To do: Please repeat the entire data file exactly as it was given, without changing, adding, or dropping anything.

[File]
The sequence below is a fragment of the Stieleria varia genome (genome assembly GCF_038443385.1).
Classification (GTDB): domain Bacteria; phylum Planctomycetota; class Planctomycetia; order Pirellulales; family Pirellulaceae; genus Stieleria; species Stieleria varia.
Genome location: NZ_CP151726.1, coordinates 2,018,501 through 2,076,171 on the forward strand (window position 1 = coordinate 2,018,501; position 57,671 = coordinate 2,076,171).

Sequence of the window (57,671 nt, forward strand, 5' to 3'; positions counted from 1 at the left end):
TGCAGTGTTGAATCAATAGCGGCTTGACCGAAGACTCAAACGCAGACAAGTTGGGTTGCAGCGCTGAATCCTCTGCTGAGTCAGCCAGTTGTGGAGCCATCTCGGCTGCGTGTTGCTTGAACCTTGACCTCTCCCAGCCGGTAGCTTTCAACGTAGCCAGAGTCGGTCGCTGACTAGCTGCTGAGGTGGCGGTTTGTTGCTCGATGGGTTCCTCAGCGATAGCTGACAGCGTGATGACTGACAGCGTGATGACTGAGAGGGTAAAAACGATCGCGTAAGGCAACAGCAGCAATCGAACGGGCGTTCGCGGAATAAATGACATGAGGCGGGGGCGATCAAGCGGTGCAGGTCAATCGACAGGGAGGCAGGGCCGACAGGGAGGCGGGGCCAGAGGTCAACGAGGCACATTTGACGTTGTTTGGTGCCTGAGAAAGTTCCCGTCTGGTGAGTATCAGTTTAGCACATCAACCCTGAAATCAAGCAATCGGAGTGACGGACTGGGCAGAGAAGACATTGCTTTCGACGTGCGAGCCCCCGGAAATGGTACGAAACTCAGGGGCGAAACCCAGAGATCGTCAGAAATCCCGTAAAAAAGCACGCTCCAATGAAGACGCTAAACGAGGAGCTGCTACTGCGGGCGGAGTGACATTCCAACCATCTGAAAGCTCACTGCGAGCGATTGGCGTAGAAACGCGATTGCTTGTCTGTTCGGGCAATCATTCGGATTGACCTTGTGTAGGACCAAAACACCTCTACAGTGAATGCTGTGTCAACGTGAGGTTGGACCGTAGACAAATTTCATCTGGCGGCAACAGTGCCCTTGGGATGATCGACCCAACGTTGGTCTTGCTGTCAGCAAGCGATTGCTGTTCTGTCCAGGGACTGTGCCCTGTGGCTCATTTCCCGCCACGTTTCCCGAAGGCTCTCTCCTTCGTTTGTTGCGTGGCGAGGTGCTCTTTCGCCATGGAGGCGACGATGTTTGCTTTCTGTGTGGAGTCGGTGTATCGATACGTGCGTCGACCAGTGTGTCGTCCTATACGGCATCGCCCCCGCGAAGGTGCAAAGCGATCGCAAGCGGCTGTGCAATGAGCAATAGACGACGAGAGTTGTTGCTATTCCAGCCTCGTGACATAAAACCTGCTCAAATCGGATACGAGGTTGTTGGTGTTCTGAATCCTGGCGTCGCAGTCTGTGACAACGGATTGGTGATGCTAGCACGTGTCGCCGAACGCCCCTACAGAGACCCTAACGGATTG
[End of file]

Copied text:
The sequence below is a fragment of the Stieleria varia genome (genome assembly GCF_038443385.1).
Classification (GTDB): domain Bacteria; phylum Planctomycetota; class Planctomycetia; order Pirellulales; family Pirellulaceae; genus Stieleria; species Stieleria varia.
Genome location: NZ_CP151726.1, coordinates 2,018,501 through 2,076,171 on the forward strand (window position 1 = coordinate 2,018,501; position 57,671 = coordinate 2,076,171).

Sequence of the window (57,671 nt, forward strand, 5' to 3'; positions counted from 1 at the left end):
TGCAGTGTTGAATCAATAGCGGCTTGACCGAAGACTCAAACGCAGACAAGTTGGGTTGCAGCGCTGAATCCTCTGCTGAGTCAGCCAGTTGTGGAGCCATCTCGGCTGCGTGTTGCTTGAACCTTGACCTCTCCCAGCCGGTAGCTTTCAACGTAGCCAGAGTCGGTCGCTGACTAGCTGCTGAGGTGGCGGTTTGTTGCTCGATGGGTTCCTCAGCGATAGCTGACAGCGTGATGACTGACAGCGTGATGACTGAGAGGGTAAAAACGATCGCGTAAGGCAACAGCAGCAATCGAACGGGCGTTCGCGGAATAAATGACATGAGGCGGGGGCGATCAAGCGGTGCAGGTCAATCGACAGGGAGGCAGGGCCGACAGGGAGGCGGGGCCAGAGGTCAACGAGGCACATTTGACGTTGTTTGGTGCCTGAGAAAGTTCCCGTCTGGTGAGTATCAGTTTAGCACATCAACCCTGAAATCAAGCAATCGGAGTGACGGACTGGGCAGAGAAGACATTGCTTTCGACGTGCGAGCCCCCGGAAATGGTACGAAACTCAGGGGCGAAACCCAGAGATCGTCAGAAATCCCGTAAAAAAGCACGCTCCAATGAAGACGCTAAACGAGGAGCTGCTACTGCGGGCGGAGTGACATTCCAACCATCTGAAAGCTCACTGCGAGCGATTGGCGTAGAAACGCGATTGCTTGTCTGTTCGGGCAATCATTCGGATTGACCTTGTGTAGGACCAAAACACCTCTACAGTGAATGCTGTGTCAACGTGAGGTTGGACCGTAGACAAATTTCATCTGGCGGCAACAGTGCCCTTGGGATGATCGACCCAACGTTGGTCTTGCTGTCAGCAAGCGATTGCTGTTCTGTCCAGGGACTGTGCCCTGTGGCTCATTTCCCGCCACGTTTCCCGAAGGCTCTCTCCTTCGTTTGTTGCGTGGCGAGGTGCTCTTTCGCCATGGAGGCGACGATGTTTGCTTTCTGTGTGGAGTCGGTGTATCGATACGTGCGTCGACCAGTGTGTCGTCCTATACGGCATCGCCCCCGCGAAGGTGCAAAGCGATCGCAAGCGGCTGTGCAATGAGCAATAGACGACGAGAGTTGTTGCTATTCCAGCCTCGTGACATAAAACCTGCTCAAATCGGATACGAGGTTGTTGGTGTTCTGAATCCTGGCGTCGCAGTCTGTGACAACGGATTGGTGATGCTAGCACGTGTCGCCGAACGCCCCTACAGAGACCCTAACGGATTG